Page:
SIMON TEMPLER, CLINIC ATTENDEE: That's what they're telling us. They're telling us in the news, they're telling us -- the government is telling us, FEMA, if you read their Web site, they're telling us it's not a matter of if anymore; it's when. And we're seeing this with 9/11, the swine flu, all these other -- Mad Cow Disease, whatever is coming. Tears come to my eyes when I look at my own children. And I'm saying to myself, my gosh, what if I'm not around them to help them.
DR. MARC SIEGEL, AUTHOR, "FALSE ALARM": Normally, the kind of people that do this, and there is a group of them, would be known as extremists. People thinking that doom is about to happen and the end is near.
EARHARDT: But experts say there's been a recent shift in the typical survivalist. They're not just extremists anymore, living somewhere in a remote wilderness. They're more mainstream, more urban, and more prevalent than ever.
SIEGEL: The thing that's led to the change, where every-day Joes are now hoarding supplies and becoming survivalists is this notion that the economy is in trouble, it is not going to repair itself, and the government is not helping. So people are thinking that they may suddenly have a day where there's no food to have.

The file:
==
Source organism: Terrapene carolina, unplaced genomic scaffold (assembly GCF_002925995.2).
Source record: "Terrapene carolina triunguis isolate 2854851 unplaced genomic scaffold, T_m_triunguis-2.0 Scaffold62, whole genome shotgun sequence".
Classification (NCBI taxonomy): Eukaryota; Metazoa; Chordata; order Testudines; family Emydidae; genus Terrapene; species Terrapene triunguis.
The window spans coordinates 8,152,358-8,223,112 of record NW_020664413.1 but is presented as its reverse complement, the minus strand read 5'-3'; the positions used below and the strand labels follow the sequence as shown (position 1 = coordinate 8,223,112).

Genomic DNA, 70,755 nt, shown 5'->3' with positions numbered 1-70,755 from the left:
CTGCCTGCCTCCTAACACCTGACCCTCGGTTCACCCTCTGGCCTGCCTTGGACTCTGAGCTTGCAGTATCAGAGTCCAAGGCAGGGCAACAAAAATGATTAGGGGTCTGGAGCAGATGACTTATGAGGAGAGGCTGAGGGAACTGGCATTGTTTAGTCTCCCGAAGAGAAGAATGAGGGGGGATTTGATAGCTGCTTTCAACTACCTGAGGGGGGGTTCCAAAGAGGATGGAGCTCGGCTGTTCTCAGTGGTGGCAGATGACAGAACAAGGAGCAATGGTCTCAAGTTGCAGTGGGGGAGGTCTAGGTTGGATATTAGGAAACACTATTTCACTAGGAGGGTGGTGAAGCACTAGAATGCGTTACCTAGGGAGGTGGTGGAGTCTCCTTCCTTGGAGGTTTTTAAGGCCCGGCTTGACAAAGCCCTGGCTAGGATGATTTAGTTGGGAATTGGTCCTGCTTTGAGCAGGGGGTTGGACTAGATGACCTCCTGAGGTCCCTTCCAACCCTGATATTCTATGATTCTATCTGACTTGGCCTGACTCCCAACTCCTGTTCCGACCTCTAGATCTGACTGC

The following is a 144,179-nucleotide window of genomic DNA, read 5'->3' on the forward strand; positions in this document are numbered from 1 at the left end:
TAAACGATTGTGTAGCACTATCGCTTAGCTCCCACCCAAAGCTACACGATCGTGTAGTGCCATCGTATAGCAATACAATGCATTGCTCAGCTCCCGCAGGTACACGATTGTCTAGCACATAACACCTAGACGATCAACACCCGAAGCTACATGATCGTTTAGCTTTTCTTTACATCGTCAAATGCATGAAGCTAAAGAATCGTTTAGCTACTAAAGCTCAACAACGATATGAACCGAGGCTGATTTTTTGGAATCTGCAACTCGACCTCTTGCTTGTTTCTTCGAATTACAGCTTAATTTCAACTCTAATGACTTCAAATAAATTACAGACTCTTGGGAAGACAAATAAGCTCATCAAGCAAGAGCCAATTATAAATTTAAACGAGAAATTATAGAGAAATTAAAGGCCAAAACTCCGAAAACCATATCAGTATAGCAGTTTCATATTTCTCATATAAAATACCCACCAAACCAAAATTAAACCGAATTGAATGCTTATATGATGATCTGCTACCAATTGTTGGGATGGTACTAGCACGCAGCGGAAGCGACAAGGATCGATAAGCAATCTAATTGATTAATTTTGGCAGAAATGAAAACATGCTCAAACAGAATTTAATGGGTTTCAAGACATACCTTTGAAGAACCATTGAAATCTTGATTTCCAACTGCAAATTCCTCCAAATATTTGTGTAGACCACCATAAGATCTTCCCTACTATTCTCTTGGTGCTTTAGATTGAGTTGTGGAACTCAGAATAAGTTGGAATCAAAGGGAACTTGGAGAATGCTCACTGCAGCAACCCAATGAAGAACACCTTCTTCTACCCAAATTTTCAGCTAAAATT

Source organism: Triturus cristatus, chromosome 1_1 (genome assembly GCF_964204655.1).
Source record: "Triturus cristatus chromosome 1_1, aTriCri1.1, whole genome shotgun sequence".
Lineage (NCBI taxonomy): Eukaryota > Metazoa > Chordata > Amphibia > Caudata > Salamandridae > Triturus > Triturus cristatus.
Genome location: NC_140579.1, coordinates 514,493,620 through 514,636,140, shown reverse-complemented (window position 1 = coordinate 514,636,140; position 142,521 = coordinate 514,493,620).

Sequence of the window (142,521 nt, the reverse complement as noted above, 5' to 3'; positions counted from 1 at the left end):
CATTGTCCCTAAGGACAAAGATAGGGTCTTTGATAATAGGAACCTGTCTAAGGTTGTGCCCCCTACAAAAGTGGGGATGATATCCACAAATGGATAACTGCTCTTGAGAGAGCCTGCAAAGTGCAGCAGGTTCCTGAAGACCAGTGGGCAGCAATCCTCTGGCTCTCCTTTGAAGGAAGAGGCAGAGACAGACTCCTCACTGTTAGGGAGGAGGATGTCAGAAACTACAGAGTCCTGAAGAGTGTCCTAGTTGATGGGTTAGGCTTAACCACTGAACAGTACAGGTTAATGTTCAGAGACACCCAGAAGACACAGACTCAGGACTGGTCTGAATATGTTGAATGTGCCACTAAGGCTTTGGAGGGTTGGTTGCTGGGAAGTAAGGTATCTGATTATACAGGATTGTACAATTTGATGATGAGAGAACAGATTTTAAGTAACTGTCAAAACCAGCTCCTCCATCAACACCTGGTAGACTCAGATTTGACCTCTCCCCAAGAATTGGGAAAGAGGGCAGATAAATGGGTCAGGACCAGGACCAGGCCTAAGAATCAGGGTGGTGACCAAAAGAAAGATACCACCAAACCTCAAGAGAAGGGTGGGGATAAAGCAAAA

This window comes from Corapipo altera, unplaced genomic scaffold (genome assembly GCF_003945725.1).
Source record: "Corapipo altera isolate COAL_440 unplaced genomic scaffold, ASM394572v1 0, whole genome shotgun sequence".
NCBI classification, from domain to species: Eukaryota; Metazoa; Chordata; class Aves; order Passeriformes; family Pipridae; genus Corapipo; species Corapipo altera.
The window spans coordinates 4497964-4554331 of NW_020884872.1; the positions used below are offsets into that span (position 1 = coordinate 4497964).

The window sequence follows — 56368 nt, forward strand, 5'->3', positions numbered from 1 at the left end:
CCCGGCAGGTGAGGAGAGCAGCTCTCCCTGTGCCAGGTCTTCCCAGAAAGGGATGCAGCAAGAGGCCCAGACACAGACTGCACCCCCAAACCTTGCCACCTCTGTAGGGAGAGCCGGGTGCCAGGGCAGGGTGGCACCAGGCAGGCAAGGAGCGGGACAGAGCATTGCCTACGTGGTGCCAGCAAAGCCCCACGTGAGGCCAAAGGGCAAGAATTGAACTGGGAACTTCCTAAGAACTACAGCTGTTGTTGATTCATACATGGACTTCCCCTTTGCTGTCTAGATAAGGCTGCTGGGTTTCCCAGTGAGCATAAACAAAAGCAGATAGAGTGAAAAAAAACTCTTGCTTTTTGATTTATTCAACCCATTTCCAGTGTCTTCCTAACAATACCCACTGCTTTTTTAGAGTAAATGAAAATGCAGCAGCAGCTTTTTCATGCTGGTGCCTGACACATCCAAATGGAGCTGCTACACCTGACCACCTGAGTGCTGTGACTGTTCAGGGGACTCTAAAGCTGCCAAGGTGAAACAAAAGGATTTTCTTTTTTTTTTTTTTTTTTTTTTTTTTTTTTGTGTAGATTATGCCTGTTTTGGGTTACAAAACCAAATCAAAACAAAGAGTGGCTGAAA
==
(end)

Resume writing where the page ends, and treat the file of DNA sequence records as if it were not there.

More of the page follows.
COMMISSIONER JOSEPH BLING, NYC OFFICE OF EMERGENCY MANAGEMENT: There's no question that the economy is affecting people, and they are concerned. We like survivalists. I want more of them.
NEIL STRAUSS, AUTHOR, "EMERGENCY": A lot of people would kind of watch me preparing and sort of laugh are now, like, actually saying, "Hey, man, do you know where you can go get a bunch of survival supplies." And it's people from, like, across the spectrum, not just people on the extreme left or extreme right.
EARHARDT: Neil Strauss is a Los Angeles-based survivalist and author of the new book "Emergency: This Book Will Save Your Life."